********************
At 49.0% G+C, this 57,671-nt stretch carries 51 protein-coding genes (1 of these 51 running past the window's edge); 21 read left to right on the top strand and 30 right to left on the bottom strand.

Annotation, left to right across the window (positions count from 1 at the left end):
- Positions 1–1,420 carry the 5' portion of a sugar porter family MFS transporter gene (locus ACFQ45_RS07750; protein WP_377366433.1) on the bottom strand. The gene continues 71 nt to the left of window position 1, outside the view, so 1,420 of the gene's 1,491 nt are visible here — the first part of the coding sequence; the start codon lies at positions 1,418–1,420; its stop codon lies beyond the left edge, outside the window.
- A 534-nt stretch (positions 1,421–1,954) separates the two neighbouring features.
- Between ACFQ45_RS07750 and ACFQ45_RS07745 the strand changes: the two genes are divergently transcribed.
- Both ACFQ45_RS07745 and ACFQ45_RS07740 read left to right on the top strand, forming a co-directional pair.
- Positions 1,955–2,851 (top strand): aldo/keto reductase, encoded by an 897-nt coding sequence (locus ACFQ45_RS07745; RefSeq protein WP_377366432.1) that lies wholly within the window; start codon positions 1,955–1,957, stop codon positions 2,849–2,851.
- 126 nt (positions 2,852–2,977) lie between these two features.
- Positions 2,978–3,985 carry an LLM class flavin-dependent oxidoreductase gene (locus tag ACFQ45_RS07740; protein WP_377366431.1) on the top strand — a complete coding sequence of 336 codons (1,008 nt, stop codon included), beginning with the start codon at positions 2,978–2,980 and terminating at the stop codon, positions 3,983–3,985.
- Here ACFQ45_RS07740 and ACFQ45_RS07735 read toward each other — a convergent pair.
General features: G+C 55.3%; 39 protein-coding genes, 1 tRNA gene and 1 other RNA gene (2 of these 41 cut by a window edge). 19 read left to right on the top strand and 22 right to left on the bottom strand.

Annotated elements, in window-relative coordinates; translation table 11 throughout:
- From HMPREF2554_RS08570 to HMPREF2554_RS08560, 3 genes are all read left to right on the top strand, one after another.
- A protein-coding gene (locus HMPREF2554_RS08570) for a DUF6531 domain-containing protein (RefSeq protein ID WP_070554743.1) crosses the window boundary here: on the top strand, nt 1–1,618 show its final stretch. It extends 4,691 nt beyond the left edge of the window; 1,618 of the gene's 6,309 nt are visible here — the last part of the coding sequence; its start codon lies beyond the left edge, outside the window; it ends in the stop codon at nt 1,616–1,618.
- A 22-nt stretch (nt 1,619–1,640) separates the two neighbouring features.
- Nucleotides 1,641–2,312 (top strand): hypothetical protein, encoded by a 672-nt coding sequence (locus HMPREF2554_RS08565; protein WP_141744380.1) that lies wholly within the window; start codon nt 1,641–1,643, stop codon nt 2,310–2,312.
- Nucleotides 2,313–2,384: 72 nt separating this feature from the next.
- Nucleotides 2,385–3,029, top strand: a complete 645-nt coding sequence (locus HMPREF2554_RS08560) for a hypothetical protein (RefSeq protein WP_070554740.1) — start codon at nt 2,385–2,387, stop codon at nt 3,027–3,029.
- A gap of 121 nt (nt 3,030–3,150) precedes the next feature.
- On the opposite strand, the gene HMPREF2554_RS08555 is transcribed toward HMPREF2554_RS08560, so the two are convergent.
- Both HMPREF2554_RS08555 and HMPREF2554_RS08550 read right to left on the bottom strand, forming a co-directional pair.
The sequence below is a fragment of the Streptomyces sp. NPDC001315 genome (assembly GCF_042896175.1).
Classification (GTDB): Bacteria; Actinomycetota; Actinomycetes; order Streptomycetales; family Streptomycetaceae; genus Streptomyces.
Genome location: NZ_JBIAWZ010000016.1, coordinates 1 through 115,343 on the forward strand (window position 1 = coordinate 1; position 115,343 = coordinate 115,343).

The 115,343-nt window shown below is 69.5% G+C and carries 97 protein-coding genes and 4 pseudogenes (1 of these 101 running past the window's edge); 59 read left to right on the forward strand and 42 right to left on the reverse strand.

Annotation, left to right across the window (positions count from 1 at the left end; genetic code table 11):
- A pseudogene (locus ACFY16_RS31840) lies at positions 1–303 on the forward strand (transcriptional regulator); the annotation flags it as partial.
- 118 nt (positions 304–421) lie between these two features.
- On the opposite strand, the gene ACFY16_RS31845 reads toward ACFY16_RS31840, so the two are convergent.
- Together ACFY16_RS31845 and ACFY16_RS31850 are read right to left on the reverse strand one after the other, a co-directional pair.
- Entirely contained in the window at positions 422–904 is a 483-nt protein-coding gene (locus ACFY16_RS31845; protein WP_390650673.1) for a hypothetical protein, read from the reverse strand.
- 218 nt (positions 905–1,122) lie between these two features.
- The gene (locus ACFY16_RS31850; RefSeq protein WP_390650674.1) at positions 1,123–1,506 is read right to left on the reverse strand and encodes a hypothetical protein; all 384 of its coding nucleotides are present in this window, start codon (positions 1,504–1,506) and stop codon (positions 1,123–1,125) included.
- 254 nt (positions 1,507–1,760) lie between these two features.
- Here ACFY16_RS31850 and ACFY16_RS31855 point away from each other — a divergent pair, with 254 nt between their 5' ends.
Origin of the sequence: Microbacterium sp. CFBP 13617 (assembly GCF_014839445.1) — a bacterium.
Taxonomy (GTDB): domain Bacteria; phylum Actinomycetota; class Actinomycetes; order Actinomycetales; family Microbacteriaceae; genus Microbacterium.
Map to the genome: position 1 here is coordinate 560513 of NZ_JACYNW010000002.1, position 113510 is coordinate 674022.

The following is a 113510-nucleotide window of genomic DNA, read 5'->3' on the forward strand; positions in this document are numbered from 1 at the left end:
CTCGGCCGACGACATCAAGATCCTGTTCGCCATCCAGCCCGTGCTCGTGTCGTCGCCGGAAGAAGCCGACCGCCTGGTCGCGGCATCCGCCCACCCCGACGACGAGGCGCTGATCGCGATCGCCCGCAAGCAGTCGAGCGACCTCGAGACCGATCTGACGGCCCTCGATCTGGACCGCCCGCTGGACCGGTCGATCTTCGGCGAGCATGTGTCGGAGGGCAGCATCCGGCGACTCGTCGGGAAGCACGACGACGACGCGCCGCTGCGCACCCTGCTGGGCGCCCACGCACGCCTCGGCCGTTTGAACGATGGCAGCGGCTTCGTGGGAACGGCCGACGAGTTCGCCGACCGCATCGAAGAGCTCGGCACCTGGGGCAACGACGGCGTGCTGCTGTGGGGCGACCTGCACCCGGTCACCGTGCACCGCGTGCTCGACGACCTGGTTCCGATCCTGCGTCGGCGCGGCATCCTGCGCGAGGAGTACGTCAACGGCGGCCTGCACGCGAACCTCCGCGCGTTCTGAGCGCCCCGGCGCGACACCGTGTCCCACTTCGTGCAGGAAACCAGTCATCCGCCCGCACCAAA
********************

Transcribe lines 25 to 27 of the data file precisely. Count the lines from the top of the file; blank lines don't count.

The 115,343-nt window shown below is 69.5% G+C and carries 97 protein-coding genes and 4 pseudogenes (1 of these 101 running past the window's edge); 59 read left to right on the forward strand and 42 right to left on the reverse strand.

Annotation, left to right across the window (positions count from 1 at the left end; genetic code table 11):
- A pseudogene (locus ACFY16_RS31840) lies at positions 1–303 on the forward strand (transcriptional regulator); the annotation flags it as partial.